All change here, mind the gap! by Andrew Fox

Culture - The Big Differentiator

So much seems to be written about culture, and its importance, and the role leaders play in creating it.  And yet in my personal experience CEO’s and CHRO’s don’t spend nearly enough time and energy on the subject.  And of course whether you actively manage it or not, every organisation has one or more cultures ( large organisations often have subsets of culture within).

I worry that cliché’s about leadership and culture will be to LinkedIn what cat videos are to Facebook.  That’s not to say that the subjects of culture and Leadership are not important. (or that some cat video’s aren’t cute). They are.  In fact I would argue they are the key elements to ensuring sustainable organisational performance within sustainable communities.

Rhetoric in corporate annual reports and corporate social media abounds telling us about how organisations are changing, how they are driving diversity and inclusion.  How they support wellness and mental health issues.  And they are saying the same things to staff, investors and regulators. But the reality is, the fact is, that progress in all these spaces is painfully and inexcusably slow. The short term pressure for profits causes organisations to take actions which often destroy trust.

In fact businesses would not tolerate such lack of progress on business issues it viewed as critical and core to their success!  And this is for me one of the greatest ironies.  This lack of honesty is the first problem within organisations. 

Culture change programmes are notoriously challenging to manage to the extent that they create real positive sustainable change.  One of the reasons is that Executives frequently do not take the time to measure and analyse data to help them fully understand current culture.  They may simply assume they know.  In fact Executives would not tolerate such a lack of data on any other key aspect of their business but it is almost taken for granted when it comes to culture.  And I would argue that if you don’t fully understand in detail your current culture mapping out a proper culture change programme is nearly impossible.  Fortunately there are increasingly providers that allow for the collection of real time meaningful data relevant to understanding Culture eg Temporal.

Coupled with this inherent lack of honesty is I believe also a lack of empathy. The last few decades have seen management practices creep in that have eroded organisational empathy, more so the higher up you go in an organisation.  Companies of today feel nothing about taking executive bonuses shortly before declaring bankruptcy, or  announcing thousands of  job cuts, but would never even consider lets say, a 25% cut of senior management bonuses/pay to preserve jobs.  In fact the job cuts may well in part be in service of protecting those bonuses.  And people are not ignorant.  They know.  They understand. Professor Frances Frei from Harvard speaks eloquently about the importance of culture, the bedrock of which should be trust.

I believe that this disconnect (organisations saying what they know their people want to hear but their people seeing behaviours and actions which contradict what they promise), is leading to disengagement and in the UK at least, low and declining productivity indicators ( see my article “I don’t want to be a Killjoy but….”)  In fact Frei also talks about the almost universal problem of low engagement, worse even than job dissatisfaction, being caused by Leaders and the culture they create/allow.  The work she has done with Uber and WeWork illustrate these points so clearly.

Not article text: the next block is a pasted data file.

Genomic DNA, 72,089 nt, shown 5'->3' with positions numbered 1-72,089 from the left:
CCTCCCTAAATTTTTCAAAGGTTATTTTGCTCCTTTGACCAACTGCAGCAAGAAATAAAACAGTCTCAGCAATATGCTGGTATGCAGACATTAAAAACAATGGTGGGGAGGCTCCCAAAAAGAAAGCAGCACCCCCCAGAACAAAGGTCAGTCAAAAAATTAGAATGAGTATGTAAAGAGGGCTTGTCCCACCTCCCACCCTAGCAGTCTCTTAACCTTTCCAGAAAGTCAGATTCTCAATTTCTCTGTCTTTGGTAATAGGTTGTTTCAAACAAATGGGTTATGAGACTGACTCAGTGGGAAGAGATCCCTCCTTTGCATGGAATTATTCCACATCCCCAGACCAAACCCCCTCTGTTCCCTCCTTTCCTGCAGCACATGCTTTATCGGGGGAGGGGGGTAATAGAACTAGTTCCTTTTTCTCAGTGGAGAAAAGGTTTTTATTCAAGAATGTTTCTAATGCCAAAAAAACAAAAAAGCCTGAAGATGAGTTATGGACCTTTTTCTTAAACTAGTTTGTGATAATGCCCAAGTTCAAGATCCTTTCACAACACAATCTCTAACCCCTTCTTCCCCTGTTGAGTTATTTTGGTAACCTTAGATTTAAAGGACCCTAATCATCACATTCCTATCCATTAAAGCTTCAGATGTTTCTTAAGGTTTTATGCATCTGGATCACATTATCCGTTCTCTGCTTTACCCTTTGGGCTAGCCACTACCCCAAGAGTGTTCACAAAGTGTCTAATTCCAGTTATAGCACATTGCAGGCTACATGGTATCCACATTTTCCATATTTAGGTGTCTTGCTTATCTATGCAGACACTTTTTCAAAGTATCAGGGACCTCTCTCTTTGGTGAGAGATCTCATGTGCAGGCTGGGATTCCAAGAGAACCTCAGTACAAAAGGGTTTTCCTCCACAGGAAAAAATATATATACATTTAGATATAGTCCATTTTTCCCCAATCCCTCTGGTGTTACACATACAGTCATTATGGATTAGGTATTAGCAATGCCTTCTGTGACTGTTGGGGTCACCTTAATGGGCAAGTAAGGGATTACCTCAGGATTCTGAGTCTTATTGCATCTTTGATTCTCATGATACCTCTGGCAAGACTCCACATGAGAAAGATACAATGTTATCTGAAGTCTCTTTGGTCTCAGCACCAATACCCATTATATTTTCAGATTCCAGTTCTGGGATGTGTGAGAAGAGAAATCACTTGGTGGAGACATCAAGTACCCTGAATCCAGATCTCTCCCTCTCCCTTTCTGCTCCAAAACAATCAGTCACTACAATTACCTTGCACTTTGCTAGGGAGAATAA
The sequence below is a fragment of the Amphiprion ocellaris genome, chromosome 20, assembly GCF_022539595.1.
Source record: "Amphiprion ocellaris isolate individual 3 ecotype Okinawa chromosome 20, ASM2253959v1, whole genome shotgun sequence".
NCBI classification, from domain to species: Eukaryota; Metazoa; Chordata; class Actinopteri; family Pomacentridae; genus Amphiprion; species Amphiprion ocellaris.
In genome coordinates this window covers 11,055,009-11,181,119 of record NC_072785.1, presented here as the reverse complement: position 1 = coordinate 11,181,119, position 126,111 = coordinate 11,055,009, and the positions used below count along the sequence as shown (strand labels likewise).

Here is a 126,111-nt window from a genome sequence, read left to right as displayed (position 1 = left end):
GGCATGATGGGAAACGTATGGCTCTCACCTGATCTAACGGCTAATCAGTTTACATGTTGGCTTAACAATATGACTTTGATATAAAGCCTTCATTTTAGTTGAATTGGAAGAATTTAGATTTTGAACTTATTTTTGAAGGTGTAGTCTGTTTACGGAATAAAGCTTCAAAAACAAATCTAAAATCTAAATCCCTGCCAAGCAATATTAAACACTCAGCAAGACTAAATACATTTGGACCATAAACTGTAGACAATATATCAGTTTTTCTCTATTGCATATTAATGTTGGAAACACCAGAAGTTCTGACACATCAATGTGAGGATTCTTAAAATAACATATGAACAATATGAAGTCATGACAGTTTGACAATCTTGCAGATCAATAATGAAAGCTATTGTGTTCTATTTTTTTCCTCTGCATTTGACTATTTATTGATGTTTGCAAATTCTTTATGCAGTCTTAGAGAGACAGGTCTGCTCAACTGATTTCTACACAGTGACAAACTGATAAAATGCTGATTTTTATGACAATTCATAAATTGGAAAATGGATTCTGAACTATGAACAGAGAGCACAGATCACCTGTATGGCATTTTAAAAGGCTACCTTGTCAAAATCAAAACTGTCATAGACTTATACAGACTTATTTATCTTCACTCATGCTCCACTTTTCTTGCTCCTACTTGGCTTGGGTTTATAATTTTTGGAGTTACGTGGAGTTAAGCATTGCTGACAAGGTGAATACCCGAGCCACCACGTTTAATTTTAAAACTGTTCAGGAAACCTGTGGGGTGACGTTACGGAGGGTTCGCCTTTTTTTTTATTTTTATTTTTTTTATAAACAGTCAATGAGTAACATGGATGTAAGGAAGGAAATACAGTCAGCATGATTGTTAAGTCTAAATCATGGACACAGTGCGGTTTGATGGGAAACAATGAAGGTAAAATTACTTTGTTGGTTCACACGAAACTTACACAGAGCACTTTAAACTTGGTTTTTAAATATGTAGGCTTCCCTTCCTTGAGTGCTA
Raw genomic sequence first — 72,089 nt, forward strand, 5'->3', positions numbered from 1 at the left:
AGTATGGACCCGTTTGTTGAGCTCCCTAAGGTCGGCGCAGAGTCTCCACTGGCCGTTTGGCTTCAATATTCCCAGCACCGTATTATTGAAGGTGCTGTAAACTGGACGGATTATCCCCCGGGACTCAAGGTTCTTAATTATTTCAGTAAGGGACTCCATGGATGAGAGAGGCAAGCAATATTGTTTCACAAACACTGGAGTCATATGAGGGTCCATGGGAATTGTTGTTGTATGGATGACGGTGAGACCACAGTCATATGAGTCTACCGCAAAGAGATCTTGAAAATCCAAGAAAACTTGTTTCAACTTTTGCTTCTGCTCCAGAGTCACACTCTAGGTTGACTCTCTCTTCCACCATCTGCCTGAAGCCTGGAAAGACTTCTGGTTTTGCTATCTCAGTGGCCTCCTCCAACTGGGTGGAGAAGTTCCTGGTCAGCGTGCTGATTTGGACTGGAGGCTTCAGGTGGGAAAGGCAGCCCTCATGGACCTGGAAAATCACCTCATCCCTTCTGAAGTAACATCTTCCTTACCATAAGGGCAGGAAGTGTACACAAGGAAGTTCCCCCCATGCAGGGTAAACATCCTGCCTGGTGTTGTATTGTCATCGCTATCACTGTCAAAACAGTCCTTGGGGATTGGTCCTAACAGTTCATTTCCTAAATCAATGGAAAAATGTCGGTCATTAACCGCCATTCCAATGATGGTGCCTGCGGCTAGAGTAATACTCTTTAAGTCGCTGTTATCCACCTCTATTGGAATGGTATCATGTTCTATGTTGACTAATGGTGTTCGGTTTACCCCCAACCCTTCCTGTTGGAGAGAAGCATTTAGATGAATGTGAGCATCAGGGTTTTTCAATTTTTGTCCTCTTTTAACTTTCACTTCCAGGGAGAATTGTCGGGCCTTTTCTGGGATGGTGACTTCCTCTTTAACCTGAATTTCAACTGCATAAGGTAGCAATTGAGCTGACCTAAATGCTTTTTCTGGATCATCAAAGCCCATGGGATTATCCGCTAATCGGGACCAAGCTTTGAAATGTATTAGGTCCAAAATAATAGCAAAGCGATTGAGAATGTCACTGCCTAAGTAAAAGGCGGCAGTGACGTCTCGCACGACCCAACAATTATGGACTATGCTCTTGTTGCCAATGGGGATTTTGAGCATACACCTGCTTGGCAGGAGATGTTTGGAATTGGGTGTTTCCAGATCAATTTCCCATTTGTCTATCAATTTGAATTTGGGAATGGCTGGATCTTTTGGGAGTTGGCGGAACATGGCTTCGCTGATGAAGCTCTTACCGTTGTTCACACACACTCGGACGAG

The world of work is changing at increasingly rapid rates.  Driven by technology including AI, changing employee expectations, globalisation including mass displacements, political uncertainty,  to the extent that we have never seen before.  Those stayed, hierarchical, stable, massive organisations succeeding through market share and geographical dominance have to change or face having their customer relationships and thereafter income challenged by disruptive lean smaller agile companies.

It is ironic that perhaps in many cases the change they need to sustain themselves is often the change they seek to resist or underinvest in.  Traditional hierarchical structures organised functionally and or geographically are not nimble or responsive enough to ensure survival and sustainable performance.  The second challenge is that senior leaders, with so much personally at stake, are unlikely to “vote” for agile nimble boundaryless organisations.

I love this quote “We need, in every community, a group of angelic troublemakers.”,  Bayard Rustin, and think it sits at the heart of real systemic courageous change.  Genuine adaptive change requires a courageous change in culture which has to take place from within.  Leaders carry this responsibility.

Organisations, led by CHRO’s, should be thinking about org design, work design and capability requirements, and culture,  simultaneously and in a holistic way.  I am sure there are some examples where this is being done but in my experience they are few and far between.  Changing one of these elements, or changing a combination of them without holistic thinking will I believe put many organisations at real risk for the future.

Some organisations are I believe making progress in these areas.  The story of Patagonia, Inc suggests that managing values and culture, and sometimes sacrificing short term profit, delivers a sustainable business. (Read about it in - Let My People Go Surfing: The Education of a Reluctant Businessman Paperback by Yvon Chouinard)

And organisations need to get better at balancing pressure for quarterly results with that of building a sustainable business for the long term. 

 

Andrew Fox

www.rhinohr.co.uk